JACK ZIMBA, Lusaka
THERE is a sound of heavy metal as the door to the cage is slid open. Within minutes, we are reeled deep into the bowels of the earth at one of the world’s deepest mines – aptly named Konkola Deep.
The mine, situated in Chilalabombwe on the Copperbelt, is touted to be the future of mining for not only Konkola Copper Mines (KCM), the Vedanta-owned mining company which operates it, but for the entire Copperbelt Province, which has over the years seen dwindling fortunes in mining.
Chililabombwe itself, which lies on the border with the Democratic Republic of Congo, is a town yawning for a new lease of life following a recession in the copper sector which left most of its residents jobless.
Konkola Deep is estimated to contain 200 million tonnes of good grade copper ore, with a life span of 50 years. Herein lies the future for KCM.
At a depth of 985m, the cage comes to a stop and we step out into a different world.
The deepest shaft at the mine, named Shaft Four, where we were, actually descends 1,500m into the earth.
The air is musty, filled with the smell of damp earth, for apart from being one of the deepest mines in Africa, this is also arguably the wettest mine in operation.
About 350,000 cubic metres or 350 million litres of water is pumped out of the mine every day. That is enough water to fill up 140 Olympic-sized swimming pools.
It is said that if the pumping of water was halted for just a few hours, the mine would get flooded, crippling operations.
And that, according to Keith Kapui, who is KCM vice-president, is the biggest problem the company has to deal with.
“In terms of challenges for our operations, one of the biggest challenges is the amount of water which we have to handle as part of our operation. The mine pumps 350,000 cubic metres of water every single day. This amount of water is more less consistent all year round. It does not reduce,” he says.
According to Mr Kapui, for every tonne of copper ore mined, there is 70,000 litres of water to deal with.
“For us, water management is key and it demands steady supply of power,” he says.
In fact, two-thirds of the 90 megawatts of electricity the mine consumes is used to pump out the water.
And just to make sure that the mine is not under the threat of flooding, KCM has installed back-up power – huge standby generators producing up to 44 megawatts of power.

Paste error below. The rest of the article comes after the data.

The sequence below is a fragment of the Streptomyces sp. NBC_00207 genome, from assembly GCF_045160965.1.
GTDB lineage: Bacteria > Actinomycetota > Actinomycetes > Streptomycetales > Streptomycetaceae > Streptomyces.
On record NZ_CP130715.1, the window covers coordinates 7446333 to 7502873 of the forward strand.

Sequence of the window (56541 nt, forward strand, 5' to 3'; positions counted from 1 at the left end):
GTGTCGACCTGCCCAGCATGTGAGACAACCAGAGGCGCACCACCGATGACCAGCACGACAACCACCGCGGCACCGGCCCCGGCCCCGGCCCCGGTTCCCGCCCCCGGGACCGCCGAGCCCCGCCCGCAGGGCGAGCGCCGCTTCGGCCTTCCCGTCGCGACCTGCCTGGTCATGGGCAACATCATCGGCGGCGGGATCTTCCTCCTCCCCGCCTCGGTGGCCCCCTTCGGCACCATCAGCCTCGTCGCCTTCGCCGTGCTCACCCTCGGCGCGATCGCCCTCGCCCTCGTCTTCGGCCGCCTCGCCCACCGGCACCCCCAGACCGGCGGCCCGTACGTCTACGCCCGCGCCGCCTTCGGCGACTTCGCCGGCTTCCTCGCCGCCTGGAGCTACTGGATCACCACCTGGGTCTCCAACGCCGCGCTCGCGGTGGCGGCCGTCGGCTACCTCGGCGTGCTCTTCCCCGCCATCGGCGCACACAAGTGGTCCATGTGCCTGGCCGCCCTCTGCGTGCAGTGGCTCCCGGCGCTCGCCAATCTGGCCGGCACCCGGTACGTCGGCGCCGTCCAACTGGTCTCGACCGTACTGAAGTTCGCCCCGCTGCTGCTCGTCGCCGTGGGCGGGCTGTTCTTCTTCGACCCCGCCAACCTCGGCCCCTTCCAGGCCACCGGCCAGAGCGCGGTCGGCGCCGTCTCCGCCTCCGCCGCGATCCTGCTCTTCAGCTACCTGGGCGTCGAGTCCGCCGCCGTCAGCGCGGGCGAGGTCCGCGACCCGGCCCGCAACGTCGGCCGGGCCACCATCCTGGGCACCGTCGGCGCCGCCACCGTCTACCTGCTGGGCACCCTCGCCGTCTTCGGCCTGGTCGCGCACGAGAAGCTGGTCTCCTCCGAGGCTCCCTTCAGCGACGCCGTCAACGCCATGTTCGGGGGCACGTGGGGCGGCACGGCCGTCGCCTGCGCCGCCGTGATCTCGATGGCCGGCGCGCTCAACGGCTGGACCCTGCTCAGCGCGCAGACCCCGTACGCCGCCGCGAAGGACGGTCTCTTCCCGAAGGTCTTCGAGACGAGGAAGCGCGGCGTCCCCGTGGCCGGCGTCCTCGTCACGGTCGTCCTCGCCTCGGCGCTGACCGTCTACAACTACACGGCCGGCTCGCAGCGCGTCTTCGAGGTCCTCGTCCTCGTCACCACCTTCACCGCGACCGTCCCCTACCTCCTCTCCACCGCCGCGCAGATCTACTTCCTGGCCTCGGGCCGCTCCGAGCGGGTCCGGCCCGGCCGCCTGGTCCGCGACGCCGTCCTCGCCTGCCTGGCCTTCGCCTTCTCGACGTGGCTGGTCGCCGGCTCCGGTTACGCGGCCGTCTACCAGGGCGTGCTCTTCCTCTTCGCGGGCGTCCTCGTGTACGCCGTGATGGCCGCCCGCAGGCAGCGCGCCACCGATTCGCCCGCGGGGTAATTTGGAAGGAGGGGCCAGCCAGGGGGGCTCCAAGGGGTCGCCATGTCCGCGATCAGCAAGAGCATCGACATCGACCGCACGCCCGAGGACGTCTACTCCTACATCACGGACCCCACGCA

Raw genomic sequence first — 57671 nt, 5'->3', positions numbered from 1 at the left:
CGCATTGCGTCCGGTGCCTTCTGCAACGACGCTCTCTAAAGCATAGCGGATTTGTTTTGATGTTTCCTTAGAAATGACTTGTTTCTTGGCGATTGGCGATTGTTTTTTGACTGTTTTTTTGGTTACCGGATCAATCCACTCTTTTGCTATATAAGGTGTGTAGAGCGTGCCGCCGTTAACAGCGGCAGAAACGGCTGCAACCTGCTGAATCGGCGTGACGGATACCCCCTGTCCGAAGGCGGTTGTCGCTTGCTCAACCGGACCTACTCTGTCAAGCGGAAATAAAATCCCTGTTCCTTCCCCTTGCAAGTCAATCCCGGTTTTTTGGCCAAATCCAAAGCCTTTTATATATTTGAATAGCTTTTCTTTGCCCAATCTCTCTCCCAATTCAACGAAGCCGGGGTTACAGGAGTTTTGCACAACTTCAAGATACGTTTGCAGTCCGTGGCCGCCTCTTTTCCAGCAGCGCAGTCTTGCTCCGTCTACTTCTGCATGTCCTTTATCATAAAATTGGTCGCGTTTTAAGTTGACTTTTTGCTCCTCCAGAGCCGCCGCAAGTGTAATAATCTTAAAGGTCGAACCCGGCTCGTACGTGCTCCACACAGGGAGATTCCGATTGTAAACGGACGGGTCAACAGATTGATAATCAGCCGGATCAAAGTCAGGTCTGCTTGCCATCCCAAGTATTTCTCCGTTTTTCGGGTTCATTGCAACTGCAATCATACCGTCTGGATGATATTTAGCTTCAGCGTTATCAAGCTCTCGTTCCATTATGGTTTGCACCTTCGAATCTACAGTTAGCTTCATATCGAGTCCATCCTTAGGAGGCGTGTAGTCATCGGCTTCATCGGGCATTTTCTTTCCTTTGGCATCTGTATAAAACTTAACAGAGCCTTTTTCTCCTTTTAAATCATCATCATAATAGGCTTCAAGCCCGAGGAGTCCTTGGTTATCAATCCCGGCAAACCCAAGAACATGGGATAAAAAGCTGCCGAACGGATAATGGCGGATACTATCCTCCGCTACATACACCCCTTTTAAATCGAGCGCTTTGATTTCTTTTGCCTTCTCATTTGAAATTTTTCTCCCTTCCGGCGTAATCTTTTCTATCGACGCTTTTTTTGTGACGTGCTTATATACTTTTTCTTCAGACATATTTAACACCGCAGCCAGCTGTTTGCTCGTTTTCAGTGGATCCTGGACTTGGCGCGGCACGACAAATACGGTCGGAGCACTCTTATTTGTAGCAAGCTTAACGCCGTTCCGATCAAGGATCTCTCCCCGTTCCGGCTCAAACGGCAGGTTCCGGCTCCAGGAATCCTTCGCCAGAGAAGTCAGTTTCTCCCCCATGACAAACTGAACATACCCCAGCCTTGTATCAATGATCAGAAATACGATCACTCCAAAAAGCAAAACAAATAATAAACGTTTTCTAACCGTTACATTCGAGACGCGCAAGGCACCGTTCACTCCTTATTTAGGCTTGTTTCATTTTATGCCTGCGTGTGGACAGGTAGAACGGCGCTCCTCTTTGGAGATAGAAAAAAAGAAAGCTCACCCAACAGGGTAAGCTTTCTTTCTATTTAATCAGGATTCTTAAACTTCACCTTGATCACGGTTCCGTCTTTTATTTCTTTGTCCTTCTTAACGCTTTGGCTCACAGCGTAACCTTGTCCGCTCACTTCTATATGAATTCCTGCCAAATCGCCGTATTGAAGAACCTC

So, where does all the huge volumes of water end up?
The answer lies not far from the mine. There is a water treatment plant for Mulonga Water and Sewerage Company adjacent to the mine, which recycles the water for domestic use. And whatever cannot immediately be used is channelled to the nearby Kafue River.
“We believe this is also a big contribution to the community and to Zambia at large because all this water actually forms a continuous recharge for the Kafue River,” says Mr Kapui.
Down here, there is an army of specialised personnel to keep the water level in check and to ensure that the pumps are working. The group of men is headed by a former footballer, who after losing his edge in the sport, decided to become a miner.
And that is where I met Joseph Sichalwe, an aging miner who works as a pump operator.
Mr Sichalwe has been working underground for 37 years, and is the longest-serving employee at KCM – his employment transcending three different companies that have owned and operated this mine.
Born into a poor family in Mbala in 1961, Mr Sichalwe’s father moved to Chilabombwe in 1967, where he worked as a miner.
But after the death of his father and mother, Mr Sichalwe decided to join the mine as a casual worker, because there was no one to sponsor his education.
He still remembers the exact date he started work – March 28, 1980.
His first experience of being lowered underground is still etched on his mind.
“It was scary,” he says.
“Working in the mine is like working in the army. One must not be lazy,” says Mr Sichalwe.
He says working underground was hard, especially in the early years when mine owners paid little attention to safety.
Mr Sichalwe speaks highly of KCM’s safety policy, which he says has saved many lives.
“Back then, when I started work, we never used to have safety talks, and some people used to report drunk for work, but now, every person is tested for alcohol before they enter the mine,” he says.
But despite the improvement in safety – and KCM has one of the best safety records in the country – Mr Sichalwe still invokes God in prayer each time before starting his shift.
He is well aware of the dangers that lurk in these dark tunnels.
“The people who have died here are many,” he says.
He recounts a number of fatal accidents that have happened during the years he has been working here.
“I have survived this long because of God’s mercy,” he says.
Mr Sichalwe is a devout Christian and has also influenced some of his workmates to become Christians.
The father of eight is thankful to God for the years he has worked underground, “because many never made it.”
And with only four years more on his clock, Mr Sichalwe still wishes he could have a job working on the surface of the mine.
But like a mole, he belongs underground.
“There is no job I can do on the surface, all I know is underground work,” he says.